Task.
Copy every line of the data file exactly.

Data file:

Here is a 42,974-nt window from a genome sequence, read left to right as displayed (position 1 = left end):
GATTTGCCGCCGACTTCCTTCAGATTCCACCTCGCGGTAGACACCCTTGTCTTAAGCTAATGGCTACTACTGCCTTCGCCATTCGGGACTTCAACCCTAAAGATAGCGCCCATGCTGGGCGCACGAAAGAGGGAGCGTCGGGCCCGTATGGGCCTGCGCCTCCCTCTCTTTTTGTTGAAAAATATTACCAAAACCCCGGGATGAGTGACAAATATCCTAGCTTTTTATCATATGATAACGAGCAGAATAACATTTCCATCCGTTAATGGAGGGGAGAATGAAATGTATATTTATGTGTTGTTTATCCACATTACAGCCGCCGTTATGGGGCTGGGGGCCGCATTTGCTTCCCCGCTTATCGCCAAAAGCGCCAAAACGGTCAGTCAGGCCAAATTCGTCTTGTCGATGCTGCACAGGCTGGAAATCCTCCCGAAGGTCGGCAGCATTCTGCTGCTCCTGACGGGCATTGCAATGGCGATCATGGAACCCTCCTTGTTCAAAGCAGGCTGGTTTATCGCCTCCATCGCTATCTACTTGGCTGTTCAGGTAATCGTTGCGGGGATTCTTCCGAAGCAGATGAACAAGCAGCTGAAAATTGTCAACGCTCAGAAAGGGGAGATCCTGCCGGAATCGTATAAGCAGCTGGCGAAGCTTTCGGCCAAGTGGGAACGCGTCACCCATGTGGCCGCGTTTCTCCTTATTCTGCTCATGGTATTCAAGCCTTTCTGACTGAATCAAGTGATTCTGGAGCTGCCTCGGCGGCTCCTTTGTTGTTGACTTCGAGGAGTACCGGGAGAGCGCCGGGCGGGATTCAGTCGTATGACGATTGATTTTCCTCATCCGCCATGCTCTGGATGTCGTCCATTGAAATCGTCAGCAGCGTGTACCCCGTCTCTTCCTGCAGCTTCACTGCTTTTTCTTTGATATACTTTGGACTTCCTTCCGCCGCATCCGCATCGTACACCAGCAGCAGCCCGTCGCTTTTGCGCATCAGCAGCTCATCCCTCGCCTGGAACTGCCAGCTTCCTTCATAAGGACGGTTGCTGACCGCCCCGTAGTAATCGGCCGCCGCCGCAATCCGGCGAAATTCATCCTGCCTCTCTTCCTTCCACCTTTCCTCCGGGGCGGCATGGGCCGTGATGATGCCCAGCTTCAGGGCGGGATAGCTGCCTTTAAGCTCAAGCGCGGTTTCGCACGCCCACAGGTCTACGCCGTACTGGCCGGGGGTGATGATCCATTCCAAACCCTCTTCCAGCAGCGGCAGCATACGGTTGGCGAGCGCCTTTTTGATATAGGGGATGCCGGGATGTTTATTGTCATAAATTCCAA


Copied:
Here is a 42,974-nt window from a genome sequence, read left to right as displayed (position 1 = left end):
GATTTGCCGCCGACTTCCTTCAGATTCCACCTCGCGGTAGACACCCTTGTCTTAAGCTAATGGCTACTACTGCCTTCGCCATTCGGGACTTCAACCCTAAAGATAGCGCCCATGCTGGGCGCACGAAAGAGGGAGCGTCGGGCCCGTATGGGCCTGCGCCTCCCTCTCTTTTTGTTGAAAAATATTACCAAAACCCCGGGATGAGTGACAAATATCCTAGCTTTTTATCATATGATAACGAGCAGAATAACATTTCCATCCGTTAATGGAGGGGAGAATGAAATGTATATTTATGTGTTGTTTATCCACATTACAGCCGCCGTTATGGGGCTGGGGGCCGCATTTGCTTCCCCGCTTATCGCCAAAAGCGCCAAAACGGTCAGTCAGGCCAAATTCGTCTTGTCGATGCTGCACAGGCTGGAAATCCTCCCGAAGGTCGGCAGCATTCTGCTGCTCCTGACGGGCATTGCAATGGCGATCATGGAACCCTCCTTGTTCAAAGCAGGCTGGTTTATCGCCTCCATCGCTATCTACTTGGCTGTTCAGGTAATCGTTGCGGGGATTCTTCCGAAGCAGATGAACAAGCAGCTGAAAATTGTCAACGCTCAGAAAGGGGAGATCCTGCCGGAATCGTATAAGCAGCTGGCGAAGCTTTCGGCCAAGTGGGAACGCGTCACCCATGTGGCCGCGTTTCTCCTTATTCTGCTCATGGTATTCAAGCCTTTCTGACTGAATCAAGTGATTCTGGAGCTGCCTCGGCGGCTCCTTTGTTGTTGACTTCGAGGAGTACCGGGAGAGCGCCGGGCGGGATTCAGTCGTATGACGATTGATTTTCCTCATCCGCCATGCTCTGGATGTCGTCCATTGAAATCGTCAGCAGCGTGTACCCCGTCTCTTCCTGCAGCTTCACTGCTTTTTCTTTGATATACTTTGGACTTCCTTCCGCCGCATCCGCATCGTACACCAGCAGCAGCCCGTCGCTTTTGCGCATCAGCAGCTCATCCCTCGCCTGGAACTGCCAGCTTCCTTCATAAGGACGGTTGCTGACCGCCCCGTAGTAATCGGCCGCCGCCGCAATCCGGCGAAATTCATCCTGCCTCTCTTCCTTCCACCTTTCCTCCGGGGCGGCATGGGCCGTGATGATGCCCAGCTTCAGGGCGGGATAGCTGCCTTTAAGCTCAAGCGCGGTTTCGCACGCCCACAGGTCTACGCCGTACTGGCCGGGGGTGATGATCCATTCCAAACCCTCTTCCAGCAGCGGCAGCATACGGTTGGCGAGCGCCTTTTTGATATAGGGGATGCCGGGATGTTTATTGTCATAAATTCCAA